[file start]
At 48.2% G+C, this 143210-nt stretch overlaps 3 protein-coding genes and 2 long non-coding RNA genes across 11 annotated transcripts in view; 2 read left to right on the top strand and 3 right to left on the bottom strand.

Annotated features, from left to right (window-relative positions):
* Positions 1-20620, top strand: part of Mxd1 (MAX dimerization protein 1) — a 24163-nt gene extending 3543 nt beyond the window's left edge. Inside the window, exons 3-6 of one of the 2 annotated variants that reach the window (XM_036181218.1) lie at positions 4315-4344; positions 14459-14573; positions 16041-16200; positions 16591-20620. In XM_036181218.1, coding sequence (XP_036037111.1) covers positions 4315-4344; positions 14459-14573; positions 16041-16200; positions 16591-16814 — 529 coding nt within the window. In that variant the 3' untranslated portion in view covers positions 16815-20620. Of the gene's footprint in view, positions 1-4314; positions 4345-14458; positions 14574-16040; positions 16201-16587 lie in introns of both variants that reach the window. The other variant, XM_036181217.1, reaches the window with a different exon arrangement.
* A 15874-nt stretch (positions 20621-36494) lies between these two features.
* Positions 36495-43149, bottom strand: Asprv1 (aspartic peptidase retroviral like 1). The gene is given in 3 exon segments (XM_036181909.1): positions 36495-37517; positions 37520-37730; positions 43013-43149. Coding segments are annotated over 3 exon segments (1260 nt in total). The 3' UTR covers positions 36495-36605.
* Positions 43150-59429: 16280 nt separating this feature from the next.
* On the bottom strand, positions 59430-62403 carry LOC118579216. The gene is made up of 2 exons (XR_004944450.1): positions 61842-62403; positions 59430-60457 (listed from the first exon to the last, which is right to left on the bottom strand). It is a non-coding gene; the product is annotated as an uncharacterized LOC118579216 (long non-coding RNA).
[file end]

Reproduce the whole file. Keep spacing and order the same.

At 48.2% G+C, this 143210-nt stretch overlaps 3 protein-coding genes and 2 long non-coding RNA genes across 11 annotated transcripts in view; 2 read left to right on the top strand and 3 right to left on the bottom strand.

Annotated features, from left to right (window-relative positions):
* Positions 1-20620, top strand: part of Mxd1 (MAX dimerization protein 1) — a 24163-nt gene extending 3543 nt beyond the window's left edge. Inside the window, exons 3-6 of one of the 2 annotated variants that reach the window (XM_036181218.1) lie at positions 4315-4344; positions 14459-14573; positions 16041-16200; positions 16591-20620. In XM_036181218.1, coding sequence (XP_036037111.1) covers positions 4315-4344; positions 14459-14573; positions 16041-16200; positions 16591-16814 — 529 coding nt within the window. In that variant the 3' untranslated portion in view covers positions 16815-20620. Of the gene's footprint in view, positions 1-4314; positions 4345-14458; positions 14574-16040; positions 16201-16587 lie in introns of both variants that reach the window. The other variant, XM_036181217.1, reaches the window with a different exon arrangement.
* A 15874-nt stretch (positions 20621-36494) lies between these two features.
* Positions 36495-43149, bottom strand: Asprv1 (aspartic peptidase retroviral like 1). The gene is given in 3 exon segments (XM_036181909.1): positions 36495-37517; positions 37520-37730; positions 43013-43149. Coding segments are annotated over 3 exon segments (1260 nt in total). The 3' UTR covers positions 36495-36605.
* Positions 43150-59429: 16280 nt separating this feature from the next.
* On the bottom strand, positions 59430-62403 carry LOC118579216. The gene is made up of 2 exons (XR_004944450.1): positions 61842-62403; positions 59430-60457 (listed from the first exon to the last, which is right to left on the bottom strand). It is a non-coding gene; the product is annotated as an uncharacterized LOC118579216 (long non-coding RNA).